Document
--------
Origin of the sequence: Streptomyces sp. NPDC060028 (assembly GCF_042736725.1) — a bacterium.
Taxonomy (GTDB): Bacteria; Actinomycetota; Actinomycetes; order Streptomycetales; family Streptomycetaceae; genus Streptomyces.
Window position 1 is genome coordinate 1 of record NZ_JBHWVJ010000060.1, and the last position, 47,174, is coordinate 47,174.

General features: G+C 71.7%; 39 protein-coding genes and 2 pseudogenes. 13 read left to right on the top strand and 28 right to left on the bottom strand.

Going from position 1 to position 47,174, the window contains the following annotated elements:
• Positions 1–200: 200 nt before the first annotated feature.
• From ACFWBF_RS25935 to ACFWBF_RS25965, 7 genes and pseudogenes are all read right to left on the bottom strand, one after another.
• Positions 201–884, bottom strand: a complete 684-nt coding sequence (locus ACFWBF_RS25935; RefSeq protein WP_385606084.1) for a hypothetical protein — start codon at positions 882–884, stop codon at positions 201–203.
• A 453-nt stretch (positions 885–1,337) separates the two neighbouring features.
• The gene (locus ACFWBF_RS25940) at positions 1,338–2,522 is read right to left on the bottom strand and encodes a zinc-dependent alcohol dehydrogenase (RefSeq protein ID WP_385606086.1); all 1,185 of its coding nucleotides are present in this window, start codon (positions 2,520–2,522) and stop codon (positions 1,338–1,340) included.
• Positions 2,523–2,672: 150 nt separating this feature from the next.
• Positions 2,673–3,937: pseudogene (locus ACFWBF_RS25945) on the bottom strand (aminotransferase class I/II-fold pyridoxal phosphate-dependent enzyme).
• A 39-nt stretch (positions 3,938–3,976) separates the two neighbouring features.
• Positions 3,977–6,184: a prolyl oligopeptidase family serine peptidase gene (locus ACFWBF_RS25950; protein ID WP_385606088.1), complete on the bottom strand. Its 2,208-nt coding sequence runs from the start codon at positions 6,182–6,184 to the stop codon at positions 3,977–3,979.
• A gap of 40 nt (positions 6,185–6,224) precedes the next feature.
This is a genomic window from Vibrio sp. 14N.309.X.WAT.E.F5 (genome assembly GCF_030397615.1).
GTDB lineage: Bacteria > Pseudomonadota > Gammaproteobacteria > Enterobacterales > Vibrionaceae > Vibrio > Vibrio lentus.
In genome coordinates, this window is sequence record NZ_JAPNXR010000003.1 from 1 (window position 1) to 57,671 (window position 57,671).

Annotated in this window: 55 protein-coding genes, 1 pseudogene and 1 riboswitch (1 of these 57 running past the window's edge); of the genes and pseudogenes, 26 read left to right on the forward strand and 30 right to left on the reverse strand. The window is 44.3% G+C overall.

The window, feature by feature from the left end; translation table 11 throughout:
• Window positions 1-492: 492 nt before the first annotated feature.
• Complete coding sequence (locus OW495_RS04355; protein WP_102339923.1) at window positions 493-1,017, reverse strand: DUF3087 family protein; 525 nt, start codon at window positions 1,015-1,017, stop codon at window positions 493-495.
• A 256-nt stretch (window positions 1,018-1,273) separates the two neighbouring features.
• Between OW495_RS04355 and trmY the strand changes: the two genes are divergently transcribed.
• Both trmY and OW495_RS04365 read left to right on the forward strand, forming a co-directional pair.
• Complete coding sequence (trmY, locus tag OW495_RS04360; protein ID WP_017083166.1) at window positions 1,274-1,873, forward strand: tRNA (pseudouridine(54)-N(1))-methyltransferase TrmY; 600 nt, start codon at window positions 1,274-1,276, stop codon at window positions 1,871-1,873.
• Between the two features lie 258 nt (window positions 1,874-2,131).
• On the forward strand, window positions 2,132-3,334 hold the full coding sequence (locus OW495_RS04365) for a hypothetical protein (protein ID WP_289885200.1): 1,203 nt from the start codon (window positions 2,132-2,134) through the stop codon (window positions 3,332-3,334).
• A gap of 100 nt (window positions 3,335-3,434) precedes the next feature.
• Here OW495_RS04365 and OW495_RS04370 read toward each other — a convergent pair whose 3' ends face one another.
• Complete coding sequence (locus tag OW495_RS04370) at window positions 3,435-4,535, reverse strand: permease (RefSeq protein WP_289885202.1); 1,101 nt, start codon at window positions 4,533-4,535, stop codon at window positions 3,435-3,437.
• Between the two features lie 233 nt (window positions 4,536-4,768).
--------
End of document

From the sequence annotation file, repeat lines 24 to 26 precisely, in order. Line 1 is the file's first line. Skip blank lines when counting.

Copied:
• Between OW495_RS04355 and trmY the strand changes: the two genes are divergently transcribed.
• Both trmY and OW495_RS04365 read left to right on the forward strand, forming a co-directional pair.
• Complete coding sequence (trmY, locus tag OW495_RS04360; protein ID WP_017083166.1) at window positions 1,274-1,873, forward strand: tRNA (pseudouridine(54)-N(1))-methyltransferase TrmY; 600 nt, start codon at window positions 1,274-1,276, stop codon at window positions 1,871-1,873.